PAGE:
To insure that our microphone does not fail you during a speech, you have to make sure that you pick out the right one. There are several different kinds of mics available and each one has a different directionality and responds to frequency in a unique way.
Choosing the right microphone
If you are going to give a speech, then look for a microphone that has the lowest possible directionality. This will allow the mic to concentrate on one source of sound, namely your voice.
The frequency response of the microphone is an essential factor and in most cases, having one with a flat response pattern works well.
Another rule is that, the lower the impedance of the mic, the better is its performance. This is often mentioned on the packaging of the box. Mics with higher impedance have a lower level of performance when they are attached to long cables so for a speech, this will not work well.
A good mic for speech should be able to filter out any extra sounds that may be in the background when you are giving the speech. If somebody coughs backstage, your mic should not be sensitive enough to pick it up.
To insure you have a good microphone, choose one that has gone through a controlled environment test. This will insure that your speech goes off without a hitch.
Positioning your mic
How you place your mic in relation to you has a great affect on how you will sound. If the mic is too close to you, then chances are, your voice is going to sound like it is garbled or booming. This is something that you can work out with the sound engineer. It is also something that comes to you after you have had some experience handling a mic. When you position your mic, make sure that there is nothing on or around you that could bang into the mike and create an interference of sorts.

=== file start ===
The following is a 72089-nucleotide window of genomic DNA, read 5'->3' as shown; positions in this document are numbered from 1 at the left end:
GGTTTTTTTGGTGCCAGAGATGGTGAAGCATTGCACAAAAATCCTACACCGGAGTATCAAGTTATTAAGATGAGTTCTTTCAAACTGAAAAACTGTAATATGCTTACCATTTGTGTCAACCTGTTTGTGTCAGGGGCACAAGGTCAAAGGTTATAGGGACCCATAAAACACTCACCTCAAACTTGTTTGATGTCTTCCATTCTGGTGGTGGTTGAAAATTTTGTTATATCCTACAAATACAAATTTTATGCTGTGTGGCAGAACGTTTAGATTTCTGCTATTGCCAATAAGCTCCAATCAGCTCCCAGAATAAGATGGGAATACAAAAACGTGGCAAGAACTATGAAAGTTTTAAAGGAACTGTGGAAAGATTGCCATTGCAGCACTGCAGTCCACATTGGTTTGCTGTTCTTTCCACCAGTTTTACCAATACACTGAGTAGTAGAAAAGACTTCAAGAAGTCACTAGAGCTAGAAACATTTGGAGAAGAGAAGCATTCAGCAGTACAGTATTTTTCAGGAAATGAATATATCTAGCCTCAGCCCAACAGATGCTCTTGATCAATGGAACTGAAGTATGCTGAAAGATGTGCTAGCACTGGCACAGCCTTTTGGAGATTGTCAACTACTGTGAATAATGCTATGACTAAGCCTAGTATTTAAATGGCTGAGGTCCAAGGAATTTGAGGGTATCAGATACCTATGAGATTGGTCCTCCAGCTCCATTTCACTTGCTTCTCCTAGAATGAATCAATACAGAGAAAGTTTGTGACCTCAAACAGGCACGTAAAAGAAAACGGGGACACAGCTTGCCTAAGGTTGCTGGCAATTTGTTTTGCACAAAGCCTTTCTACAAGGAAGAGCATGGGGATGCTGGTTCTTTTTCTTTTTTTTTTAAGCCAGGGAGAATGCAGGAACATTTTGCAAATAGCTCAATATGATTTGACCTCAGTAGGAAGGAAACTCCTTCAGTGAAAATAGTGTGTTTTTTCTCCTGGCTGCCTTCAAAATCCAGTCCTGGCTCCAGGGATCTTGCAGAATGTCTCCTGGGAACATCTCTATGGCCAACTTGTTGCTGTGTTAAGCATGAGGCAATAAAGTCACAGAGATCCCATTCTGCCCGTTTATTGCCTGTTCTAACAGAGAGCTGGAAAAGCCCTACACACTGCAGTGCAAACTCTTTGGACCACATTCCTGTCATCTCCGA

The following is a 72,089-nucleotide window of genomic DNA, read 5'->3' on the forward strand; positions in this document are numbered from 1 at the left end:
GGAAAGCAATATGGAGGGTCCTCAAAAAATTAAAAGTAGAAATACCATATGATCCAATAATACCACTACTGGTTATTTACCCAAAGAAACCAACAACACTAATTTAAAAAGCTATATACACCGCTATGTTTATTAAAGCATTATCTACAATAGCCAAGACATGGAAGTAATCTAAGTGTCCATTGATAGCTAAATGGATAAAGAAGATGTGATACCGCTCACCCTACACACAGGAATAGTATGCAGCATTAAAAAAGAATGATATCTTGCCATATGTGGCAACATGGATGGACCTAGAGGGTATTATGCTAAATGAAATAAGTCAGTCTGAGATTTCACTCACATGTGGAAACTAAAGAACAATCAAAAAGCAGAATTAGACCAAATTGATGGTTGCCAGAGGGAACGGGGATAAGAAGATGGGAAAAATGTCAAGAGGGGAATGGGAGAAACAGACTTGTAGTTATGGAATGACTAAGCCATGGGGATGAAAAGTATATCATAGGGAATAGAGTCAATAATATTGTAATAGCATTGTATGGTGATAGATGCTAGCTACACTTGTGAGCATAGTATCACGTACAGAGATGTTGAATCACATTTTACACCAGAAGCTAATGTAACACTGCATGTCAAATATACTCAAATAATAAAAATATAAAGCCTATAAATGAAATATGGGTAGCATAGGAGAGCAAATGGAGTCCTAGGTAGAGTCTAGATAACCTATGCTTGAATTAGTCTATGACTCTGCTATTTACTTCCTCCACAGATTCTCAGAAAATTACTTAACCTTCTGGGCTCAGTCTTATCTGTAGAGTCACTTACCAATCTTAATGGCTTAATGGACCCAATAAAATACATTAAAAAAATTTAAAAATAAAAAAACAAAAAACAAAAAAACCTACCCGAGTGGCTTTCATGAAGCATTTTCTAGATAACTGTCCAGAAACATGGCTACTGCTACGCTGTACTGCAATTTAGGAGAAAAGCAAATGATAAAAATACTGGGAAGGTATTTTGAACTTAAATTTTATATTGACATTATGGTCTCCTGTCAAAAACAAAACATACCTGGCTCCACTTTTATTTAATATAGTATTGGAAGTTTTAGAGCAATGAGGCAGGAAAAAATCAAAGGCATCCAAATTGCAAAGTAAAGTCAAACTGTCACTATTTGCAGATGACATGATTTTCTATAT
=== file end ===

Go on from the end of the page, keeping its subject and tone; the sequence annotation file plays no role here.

Microphones are often plugged into amplifiers; they distribute the sounds that go into mics. Placing the cord of the mic into the right socket will ensure that sounds do not overlap with anything else in its surroundings.
Using the right mount
It is important that you use the right kind of mount for your mike. If you are comfortable with walking and talking and you like to use your hands when you talk, then the wireless lapel mike is by far the best option. Depending on the size of your audience, you can decide on the range of the wireless box. This is clipped onto the lapel of your shirt and the sound levels are controlled by an engineer.
A handheld mic is best used by someone who knows how to judge the right distance between the mouth and the mic and needs to hold something to help with his confidence or persona.
Finally, the mike that comes with an adjustable stand is best for those who are planning to use cards, signs or need their hands for other things during a part of their speech.
Following the tips above for correct microphone usage will help you give a great speech.
Roger Leeland is a musician and writer who is often the master of ceremonies at events and weddings. As such, he has a good understanding of audio visual equipment needs and also effective speech delivery. By sharing what he knows, he hopes to make speech delivery easier.